On Friday, firefighters came to my daughter’s preschool. They taught the children to crawl out if the smoke alarm goes off at home, to stop-drop-roll if they’re on fire, to throw stuff out a window to get attention if they’re trapped on an upper floor.
They did this in a few minutes, in a cheerful lesson that didn’t scare the children at all.
But that night, Katie Beth told me all about what she’d do when the house catches fire.
And it struck me – she’s going to see the school shooting drills THE SAME WAY.
As something that will happen.
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It seemed obvious to her, at the fire safety program. Why would firefighters prepare them for something that wasn’t going to happen? Obviously they were getting ready for the fire.
After all, there’s nothing else we teach them that we don’t think they’ll use. They learn to negotiate interpersonal problems. They learn to take turns, share, express emotions in acceptable ways. They practice writing, reading, counting. All of these are skills they will use.
In that context, I think it is utterly indefensible for us to teach children that they should cower in a classroom to “practice” for a school shooting. First of all, they should not cower -- they should practice escaping, if there’s any skill they actually need to practice. But secondly, they should not be taught that a mass shooting is going to happen to them.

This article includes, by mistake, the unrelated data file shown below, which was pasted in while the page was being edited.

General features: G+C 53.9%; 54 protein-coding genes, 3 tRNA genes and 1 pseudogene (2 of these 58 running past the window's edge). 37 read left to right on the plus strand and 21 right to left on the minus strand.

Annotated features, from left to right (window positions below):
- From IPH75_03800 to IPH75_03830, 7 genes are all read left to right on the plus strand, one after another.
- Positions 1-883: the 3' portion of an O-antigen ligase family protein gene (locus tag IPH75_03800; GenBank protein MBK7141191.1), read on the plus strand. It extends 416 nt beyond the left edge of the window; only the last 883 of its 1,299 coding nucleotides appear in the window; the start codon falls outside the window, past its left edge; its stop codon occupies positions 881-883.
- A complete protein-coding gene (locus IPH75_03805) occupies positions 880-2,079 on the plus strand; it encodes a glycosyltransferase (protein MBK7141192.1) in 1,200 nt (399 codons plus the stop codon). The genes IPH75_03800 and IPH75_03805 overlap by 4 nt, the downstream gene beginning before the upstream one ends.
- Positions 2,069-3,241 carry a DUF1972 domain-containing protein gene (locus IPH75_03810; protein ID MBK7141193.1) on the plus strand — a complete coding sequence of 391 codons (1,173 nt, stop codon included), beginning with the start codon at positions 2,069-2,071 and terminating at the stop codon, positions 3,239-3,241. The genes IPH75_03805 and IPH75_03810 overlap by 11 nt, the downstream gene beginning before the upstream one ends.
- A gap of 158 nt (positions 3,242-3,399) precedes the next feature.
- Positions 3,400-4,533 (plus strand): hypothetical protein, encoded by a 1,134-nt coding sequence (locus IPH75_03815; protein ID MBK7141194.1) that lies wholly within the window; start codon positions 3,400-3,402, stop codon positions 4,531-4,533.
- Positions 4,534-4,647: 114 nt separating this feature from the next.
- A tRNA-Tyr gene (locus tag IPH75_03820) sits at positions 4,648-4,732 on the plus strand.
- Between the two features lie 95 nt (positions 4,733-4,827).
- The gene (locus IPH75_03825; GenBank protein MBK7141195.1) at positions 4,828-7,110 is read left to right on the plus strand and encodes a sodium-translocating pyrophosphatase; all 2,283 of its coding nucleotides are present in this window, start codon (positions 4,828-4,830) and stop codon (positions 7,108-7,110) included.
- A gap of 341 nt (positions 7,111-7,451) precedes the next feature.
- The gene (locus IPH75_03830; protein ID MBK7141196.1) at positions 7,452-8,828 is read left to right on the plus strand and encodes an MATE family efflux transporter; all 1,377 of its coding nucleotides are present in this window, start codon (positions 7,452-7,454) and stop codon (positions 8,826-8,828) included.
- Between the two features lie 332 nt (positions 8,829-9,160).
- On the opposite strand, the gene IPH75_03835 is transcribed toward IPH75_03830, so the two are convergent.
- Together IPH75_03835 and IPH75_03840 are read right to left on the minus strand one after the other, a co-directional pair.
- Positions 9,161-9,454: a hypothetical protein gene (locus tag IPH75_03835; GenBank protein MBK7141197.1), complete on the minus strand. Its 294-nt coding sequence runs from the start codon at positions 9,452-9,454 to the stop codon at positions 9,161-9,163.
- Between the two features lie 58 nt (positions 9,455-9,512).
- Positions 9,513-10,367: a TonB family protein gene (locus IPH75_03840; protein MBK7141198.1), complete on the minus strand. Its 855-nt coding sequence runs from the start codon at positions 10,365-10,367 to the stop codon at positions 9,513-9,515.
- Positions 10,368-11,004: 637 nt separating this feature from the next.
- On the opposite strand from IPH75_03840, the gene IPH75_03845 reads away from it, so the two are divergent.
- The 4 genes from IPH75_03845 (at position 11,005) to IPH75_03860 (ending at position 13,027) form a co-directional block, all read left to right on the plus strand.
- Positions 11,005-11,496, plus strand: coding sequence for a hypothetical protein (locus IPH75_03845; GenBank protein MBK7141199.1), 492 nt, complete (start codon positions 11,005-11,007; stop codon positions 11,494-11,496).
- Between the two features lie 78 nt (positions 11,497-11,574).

Mass shootings are incredibly rare.
If they happen, the “skills” students need are to listen to their teacher’s instructions, and follow them -- skills I suspect they practice every day.
If schools must broach the topic, they could mention it like the firefighters did, rather than acting it out in as traumatizing a way as possible.
I fully intend to take my daughter out of school on drill days, if her school decides to have mass shooting drills. I’ll spend two minutes talking out escape routes with her. That will suffice.